Cisco has hailed its performance in security in its Q1, as it reports a small annual rise in sales.
For the three months to 29 October, GAAP net profit at Cisco fell four per cent annually to $2.3bn (£1.84bn), on GAAP revenue which over the same period rose one per cent to $12.4bn.
EMEA sales were flat, Americas revenue was down one per cent, and sales rose six per cent in APJ, all on a year-on-year basis.
Security and NGN Routing were the star performers for Cisco, with revenue in those segments rising 11 per cent and six per cent annually. Switching sales fell seven per cent over the same period, while sales in its Collaboration and Datacentre, and Wireless and Service Provider Video businesses fell three per cent and two per cent respectively.
Cisco CEO Chuck Robbins (pictured) hailed Cisco's performance in security on an earnings call transcribed by Seeking Alpha.
"Let me review a few areas of our business where our innovation is driving momentum," he said. "First security: our security revenue grew 11 per cent, marking the fourth consecutive quarter of double-digit growth. We're driving more subscription-based recurring business, resulting in deferred revenue growth of 39 per cent. Our competitive position in security is growing stronger as our integrated architecture approach and best-of-breed portfolio resonates with our customers. In fact, we're the only company with security product revenue exceeding $2bn annualised run rate with double-digit growth."
TechMarketView analyst Martin Courtney said:
"Cisco is now prioritising cloud managed security, collaboration and networking services and its challenge over the next few years is to grow these elements of the business to offset continuing declines in traditional switching and router hardware sales.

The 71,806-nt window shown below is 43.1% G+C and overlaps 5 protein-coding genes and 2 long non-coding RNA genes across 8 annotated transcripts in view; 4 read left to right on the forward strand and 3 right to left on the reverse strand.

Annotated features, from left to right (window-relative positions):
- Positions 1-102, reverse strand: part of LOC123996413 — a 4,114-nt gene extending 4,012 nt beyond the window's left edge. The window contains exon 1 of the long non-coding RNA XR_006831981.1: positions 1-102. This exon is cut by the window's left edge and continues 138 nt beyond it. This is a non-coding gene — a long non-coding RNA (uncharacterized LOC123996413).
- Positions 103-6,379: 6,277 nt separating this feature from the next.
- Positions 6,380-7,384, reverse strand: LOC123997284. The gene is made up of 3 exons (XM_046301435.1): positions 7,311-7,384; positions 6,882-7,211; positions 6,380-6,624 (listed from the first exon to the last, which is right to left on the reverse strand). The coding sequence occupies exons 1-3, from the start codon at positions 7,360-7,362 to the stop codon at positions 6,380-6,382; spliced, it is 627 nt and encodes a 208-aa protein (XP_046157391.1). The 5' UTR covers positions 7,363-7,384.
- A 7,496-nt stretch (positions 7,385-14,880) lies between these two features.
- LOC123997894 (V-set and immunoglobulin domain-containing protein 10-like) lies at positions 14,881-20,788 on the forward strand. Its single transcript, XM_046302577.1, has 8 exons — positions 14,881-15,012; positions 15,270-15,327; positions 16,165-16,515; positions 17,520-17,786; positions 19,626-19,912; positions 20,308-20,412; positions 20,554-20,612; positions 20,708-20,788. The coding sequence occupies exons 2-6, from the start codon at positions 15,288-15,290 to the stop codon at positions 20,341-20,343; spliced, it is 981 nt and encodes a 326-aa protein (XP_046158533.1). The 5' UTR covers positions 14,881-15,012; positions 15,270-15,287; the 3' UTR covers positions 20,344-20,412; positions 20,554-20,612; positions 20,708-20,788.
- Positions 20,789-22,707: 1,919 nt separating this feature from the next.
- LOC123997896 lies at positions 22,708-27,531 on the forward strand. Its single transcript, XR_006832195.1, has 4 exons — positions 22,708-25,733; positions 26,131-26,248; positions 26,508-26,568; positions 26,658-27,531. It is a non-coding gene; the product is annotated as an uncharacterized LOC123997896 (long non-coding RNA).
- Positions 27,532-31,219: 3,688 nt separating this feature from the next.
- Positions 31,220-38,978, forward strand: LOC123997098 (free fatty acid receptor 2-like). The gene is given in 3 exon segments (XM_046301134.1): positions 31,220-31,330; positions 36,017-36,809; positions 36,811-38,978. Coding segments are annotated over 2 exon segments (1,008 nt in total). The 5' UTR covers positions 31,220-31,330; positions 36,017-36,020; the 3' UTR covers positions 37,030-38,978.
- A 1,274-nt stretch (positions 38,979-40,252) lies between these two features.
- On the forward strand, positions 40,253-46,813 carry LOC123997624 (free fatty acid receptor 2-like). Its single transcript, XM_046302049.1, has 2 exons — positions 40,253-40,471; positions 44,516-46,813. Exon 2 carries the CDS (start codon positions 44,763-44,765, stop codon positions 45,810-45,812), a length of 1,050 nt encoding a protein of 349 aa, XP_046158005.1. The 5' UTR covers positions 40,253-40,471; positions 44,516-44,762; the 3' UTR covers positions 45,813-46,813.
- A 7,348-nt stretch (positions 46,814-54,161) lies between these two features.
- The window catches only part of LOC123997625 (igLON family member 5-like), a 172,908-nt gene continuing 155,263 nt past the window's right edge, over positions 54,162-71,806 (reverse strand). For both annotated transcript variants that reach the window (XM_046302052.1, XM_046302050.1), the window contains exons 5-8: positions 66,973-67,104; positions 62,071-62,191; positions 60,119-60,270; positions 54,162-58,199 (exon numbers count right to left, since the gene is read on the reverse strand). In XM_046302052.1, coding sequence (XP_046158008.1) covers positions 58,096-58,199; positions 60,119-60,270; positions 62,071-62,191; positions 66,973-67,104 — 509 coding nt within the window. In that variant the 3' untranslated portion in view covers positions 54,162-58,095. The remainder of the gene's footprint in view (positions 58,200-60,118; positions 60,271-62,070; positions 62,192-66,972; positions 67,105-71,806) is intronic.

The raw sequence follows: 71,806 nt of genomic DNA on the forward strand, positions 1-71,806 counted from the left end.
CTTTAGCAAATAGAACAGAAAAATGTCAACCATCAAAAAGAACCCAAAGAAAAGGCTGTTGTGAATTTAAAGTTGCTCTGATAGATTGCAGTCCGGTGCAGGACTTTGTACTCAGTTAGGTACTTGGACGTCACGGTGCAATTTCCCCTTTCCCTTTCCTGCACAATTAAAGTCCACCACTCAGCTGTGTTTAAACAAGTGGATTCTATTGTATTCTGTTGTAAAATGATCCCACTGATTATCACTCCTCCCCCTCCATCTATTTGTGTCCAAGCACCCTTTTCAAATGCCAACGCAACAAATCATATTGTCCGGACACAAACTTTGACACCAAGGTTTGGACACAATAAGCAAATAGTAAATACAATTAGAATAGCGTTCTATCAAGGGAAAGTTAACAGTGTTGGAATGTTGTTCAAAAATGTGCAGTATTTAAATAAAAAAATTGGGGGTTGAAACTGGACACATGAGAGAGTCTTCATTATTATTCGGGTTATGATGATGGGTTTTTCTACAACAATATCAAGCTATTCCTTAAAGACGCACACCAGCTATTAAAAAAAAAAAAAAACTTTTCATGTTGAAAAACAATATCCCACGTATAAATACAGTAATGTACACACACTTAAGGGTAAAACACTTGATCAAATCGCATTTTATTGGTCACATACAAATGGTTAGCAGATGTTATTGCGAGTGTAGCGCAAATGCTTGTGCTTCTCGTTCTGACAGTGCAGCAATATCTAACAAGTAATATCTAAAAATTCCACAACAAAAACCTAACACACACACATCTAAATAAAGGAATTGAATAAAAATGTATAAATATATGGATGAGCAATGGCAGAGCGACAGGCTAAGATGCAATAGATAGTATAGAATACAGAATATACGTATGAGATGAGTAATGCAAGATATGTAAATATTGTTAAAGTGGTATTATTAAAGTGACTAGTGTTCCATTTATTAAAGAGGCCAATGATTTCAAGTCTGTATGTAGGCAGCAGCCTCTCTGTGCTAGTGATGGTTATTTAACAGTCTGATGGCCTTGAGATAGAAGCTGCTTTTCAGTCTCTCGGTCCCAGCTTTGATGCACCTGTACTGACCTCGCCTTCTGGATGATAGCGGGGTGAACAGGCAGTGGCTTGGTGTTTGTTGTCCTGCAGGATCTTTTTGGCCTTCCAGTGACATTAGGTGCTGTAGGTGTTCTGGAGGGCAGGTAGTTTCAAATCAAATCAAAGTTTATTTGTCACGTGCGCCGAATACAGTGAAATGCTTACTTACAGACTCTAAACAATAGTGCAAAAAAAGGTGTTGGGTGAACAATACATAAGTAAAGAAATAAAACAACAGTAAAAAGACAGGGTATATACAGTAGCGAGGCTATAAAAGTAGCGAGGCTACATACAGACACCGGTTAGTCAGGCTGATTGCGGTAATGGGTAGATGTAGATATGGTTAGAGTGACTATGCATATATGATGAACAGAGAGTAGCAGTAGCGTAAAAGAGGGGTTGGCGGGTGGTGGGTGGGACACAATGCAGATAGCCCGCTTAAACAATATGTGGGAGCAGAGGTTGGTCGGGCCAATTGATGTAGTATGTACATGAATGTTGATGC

"There are signs it is doing that, with product deferred revenue related to recurring software and subscription businesses growing 48 per cent to $3.8bn but there are continuing concerns with the pace of change."
On the call, Robbins was quizzed on what impact he thought the US election has had on business.
He said: "Post-election, most CEOs I talk to are pragmatic about the result and now we are all focused on the policy issues that matter to each of our companies. President-elect Trump appears to be very business oriented and is very focused on driving the US economy and anytime the US economy improves, that's certainly good for us."
The deal builds on distie's earlier promise to distribute a broader range of electrical goods
Services firm sees revenue increase 23 per cent
Execs Zak Virdi and Neil Lomax open up on the rationale behind acquisition
CEO Steve Brazier slams vendor titans at annual event in Barcelona